The preceding articles showed how to conduct time series analysis in STATA on a range of univariate and multivariate models including ARIMA, VAR (Lag selection, and stationarity in VAR with three variables in STATA) and VECM (VECM in STATA for two cointegrating equations). Time series data requires some diagnostic tests in order to check the properties of the independent variables. This is called ‘normality’. This article explains how to perform a normality test in STATA.
The normality test helps to determine how likely it is for a random variable underlying the data set to be normally distributed. There are several normality tests such as the Skewness Kurtosis test, the Jarque Bera test, the Shapiro Wilk test, the Kolmogorov-Smirnov test, and the Chen-Shapiro test. This article shows two tests; Skewness Kurtosis and Jarque Bera tests because they are simple and popular.
This article uses quarterly data of the following variables of the Indian economy for the time period 1997- 2018:
- Gross Domestic Product (GDP) (dependent variable).
- Gross Fixed Capital Formation (GFC) (independent variable).
- Private Final Consumption Expenditure (PFC) (independent variable).
The first step is to set the time series data. Thereafter proceed to the regression analysis.
The time series result will identify the residuals from the regression analysis.
Next, use the below command in order to generate the residuals in the data set.
regress gdp gfcf pcfe
In order to predict the residuals from the regression model, use the below command.
predict resid, residuals
The command ‘predict’ helps in generating new variables (here it is resid or the error term in the model). This will create a new variable ‘resid’ in the data editor (figure below).
Conducting a normality test in STATA
In order to generate the distribution plots of the residuals, follow these steps (figure below):
- Go to the ‘Statistics’ on the main window
- Choose ‘Distributional plots and tests’
- Select ‘Skewness and kurtosis normality tests’.
After performing the above procedure, ‘sktest – Skewness and kurtosis test for normality’ box will appear (figure below). Select the main variable to test for normality (here it is ‘resid’).
This will give the following results (figure below). The null and alternative hypotheses for the normality test are:
- Null hypothesis: The data follows a normal distribution.
- Alternative hypothesis: The data does not follow a normal distribution.
Skewness Kurtosis test for normality
Skewness is a measure of the asymmetry of the probability distribution of a random variable about its mean. It represents the amount and direction of skew. On the other hand, Kurtosis represents the height and sharpness of the central peak relative to that of a standard bell curve. The figure below shows the results obtained after performing the Skewness and Kurtosis test for normality in STATA.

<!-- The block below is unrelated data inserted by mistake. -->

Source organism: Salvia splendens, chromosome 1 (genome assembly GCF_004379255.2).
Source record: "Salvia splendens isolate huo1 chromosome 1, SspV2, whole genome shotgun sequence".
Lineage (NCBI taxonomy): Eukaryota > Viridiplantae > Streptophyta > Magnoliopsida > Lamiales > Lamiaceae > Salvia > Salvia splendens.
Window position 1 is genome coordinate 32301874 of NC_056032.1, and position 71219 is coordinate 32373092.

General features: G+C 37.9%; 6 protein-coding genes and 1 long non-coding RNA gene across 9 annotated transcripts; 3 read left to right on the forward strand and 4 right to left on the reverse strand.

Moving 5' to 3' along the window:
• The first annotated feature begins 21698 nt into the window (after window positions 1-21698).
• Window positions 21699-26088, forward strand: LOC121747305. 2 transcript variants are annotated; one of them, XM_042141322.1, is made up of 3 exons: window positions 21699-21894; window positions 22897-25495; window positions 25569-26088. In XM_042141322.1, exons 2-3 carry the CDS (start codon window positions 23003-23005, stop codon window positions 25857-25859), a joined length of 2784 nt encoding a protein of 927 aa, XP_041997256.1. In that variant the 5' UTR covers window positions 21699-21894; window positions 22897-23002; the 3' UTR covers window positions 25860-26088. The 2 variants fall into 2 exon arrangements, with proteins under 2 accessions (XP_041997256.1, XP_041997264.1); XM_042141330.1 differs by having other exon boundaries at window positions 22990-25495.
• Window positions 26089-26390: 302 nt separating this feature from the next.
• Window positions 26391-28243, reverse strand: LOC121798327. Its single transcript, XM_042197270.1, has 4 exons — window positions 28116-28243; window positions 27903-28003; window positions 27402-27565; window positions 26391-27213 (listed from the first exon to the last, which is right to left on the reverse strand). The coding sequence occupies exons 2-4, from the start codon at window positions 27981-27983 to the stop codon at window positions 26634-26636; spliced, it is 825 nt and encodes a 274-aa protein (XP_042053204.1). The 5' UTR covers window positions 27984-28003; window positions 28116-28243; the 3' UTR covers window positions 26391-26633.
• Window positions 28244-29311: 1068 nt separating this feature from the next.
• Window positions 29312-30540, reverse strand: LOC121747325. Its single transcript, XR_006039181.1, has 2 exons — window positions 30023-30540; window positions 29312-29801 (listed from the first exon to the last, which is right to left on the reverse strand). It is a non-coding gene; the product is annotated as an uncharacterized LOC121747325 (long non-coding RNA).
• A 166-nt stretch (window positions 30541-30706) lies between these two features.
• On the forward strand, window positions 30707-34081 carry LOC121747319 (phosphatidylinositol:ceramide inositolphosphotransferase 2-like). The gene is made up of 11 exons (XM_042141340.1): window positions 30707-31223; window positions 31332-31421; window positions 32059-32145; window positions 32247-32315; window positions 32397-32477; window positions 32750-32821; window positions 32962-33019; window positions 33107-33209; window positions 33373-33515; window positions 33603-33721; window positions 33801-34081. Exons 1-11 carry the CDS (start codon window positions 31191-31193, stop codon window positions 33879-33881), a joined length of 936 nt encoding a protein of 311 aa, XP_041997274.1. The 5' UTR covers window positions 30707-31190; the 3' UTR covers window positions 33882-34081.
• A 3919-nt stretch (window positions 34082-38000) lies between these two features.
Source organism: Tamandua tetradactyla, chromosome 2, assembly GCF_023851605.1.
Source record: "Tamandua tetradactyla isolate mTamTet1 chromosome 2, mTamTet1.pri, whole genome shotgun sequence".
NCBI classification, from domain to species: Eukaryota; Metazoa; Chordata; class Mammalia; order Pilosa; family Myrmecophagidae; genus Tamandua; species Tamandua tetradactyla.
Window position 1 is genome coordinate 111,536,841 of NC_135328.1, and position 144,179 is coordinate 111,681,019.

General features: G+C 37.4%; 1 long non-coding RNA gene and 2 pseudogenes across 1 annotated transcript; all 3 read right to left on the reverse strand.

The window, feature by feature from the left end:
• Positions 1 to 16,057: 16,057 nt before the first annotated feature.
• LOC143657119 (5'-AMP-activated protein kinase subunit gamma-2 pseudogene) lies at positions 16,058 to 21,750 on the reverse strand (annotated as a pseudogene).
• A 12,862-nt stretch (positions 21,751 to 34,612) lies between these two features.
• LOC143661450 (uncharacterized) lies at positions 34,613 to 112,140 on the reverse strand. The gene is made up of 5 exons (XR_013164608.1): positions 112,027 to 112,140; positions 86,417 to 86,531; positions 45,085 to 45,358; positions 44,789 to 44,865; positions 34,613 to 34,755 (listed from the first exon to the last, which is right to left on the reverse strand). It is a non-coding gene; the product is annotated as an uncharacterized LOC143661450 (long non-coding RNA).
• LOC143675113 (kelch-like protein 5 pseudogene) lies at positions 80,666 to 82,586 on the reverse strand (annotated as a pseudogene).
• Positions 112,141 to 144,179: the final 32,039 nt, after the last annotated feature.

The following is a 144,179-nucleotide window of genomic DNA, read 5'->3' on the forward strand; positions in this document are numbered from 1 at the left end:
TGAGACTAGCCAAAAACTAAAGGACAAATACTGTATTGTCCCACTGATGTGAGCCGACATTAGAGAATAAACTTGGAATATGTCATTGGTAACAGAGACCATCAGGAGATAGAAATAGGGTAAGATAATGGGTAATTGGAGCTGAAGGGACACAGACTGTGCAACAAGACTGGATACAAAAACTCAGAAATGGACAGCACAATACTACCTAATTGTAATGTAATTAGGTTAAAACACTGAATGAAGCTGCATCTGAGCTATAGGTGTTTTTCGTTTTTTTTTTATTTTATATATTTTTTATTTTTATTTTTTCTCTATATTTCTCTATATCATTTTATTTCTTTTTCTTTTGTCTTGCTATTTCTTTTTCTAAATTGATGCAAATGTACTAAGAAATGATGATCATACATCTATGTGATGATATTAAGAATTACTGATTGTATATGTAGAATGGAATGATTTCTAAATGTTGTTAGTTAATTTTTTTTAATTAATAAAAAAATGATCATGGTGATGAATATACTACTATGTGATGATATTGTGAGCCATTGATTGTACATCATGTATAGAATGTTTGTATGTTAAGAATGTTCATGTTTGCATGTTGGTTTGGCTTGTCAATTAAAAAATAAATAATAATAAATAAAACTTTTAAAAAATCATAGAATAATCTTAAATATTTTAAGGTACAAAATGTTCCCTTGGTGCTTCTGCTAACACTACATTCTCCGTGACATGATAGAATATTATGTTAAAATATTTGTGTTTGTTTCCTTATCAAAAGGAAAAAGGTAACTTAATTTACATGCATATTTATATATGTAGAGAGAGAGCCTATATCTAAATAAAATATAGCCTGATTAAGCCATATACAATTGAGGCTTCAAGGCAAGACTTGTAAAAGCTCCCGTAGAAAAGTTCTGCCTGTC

‘sktest’ shows the number of observations (which is 84 here) and the probability of skewness which is 0.8035 implying that skewness is asymptotically normally distributed (p-value of skewness > 0.05). Similarly, Pr(Kurtosis) indicates that kurtosis is also asymptotically distributed (p-value of kurtosis > 0.05). Finally, chi(2) is 0.1426 which is greater than 0.05 implying its significance at a 5% level. Consequently, the null hypothesis cannot be rejected. Therefore, according to the Skewness test for normality, residuals show normal distribution.
Jarque Bera test for normality
The other test of normality is the Jarque Bera test. In order to perform this test, use the command ‘jb resid’ in the command prompt.
The results will appear (figure below).
If the p-value is lower than the Chi(2) value then the null hypothesis cannot be rejected. Therefore residuals are normality distributed.
As per the above figure, chi(2) is 0.1211 which is greater than 0.05. Therefore, the null hypothesis cannot be rejected. Moreover, there is no violation of the normal distribution assumption of error terms as the residuals are coming out to be normal.
Normality through histogram
A histogram plot also indicates the normality of residuals. A bell-shaped curve shows the normal distribution of the series. In order to generate the histogram plot, follow the below procedure.
- Go to ‘Graphics’ in the main bar.
- Select ‘histogram’.
The below figure will appear.
Then choose the main variable and choose ‘Density’ under the Y-axis section. Click on ‘OK’ (figure below).
The below window will appear. Click on ‘Add normal density plot’.
Finally, click on ‘OK’ to generate the histogram plot showing the normality distribution of the residuals (figure below).
The figure above shows a bell-shaped distribution of the residuals. The X-axis shows the residuals, whereas Y-axis represents the density of the data set. Thus this histogram plot confirms the normality test results from the two tests in this article.
The next article discusses the tests for heteroscedasticity. Heteroscedasticity is a violation of an important ordinary least squares (OLS) assumption that all residuals belong to a population that has a constant variance (homoscedasticity).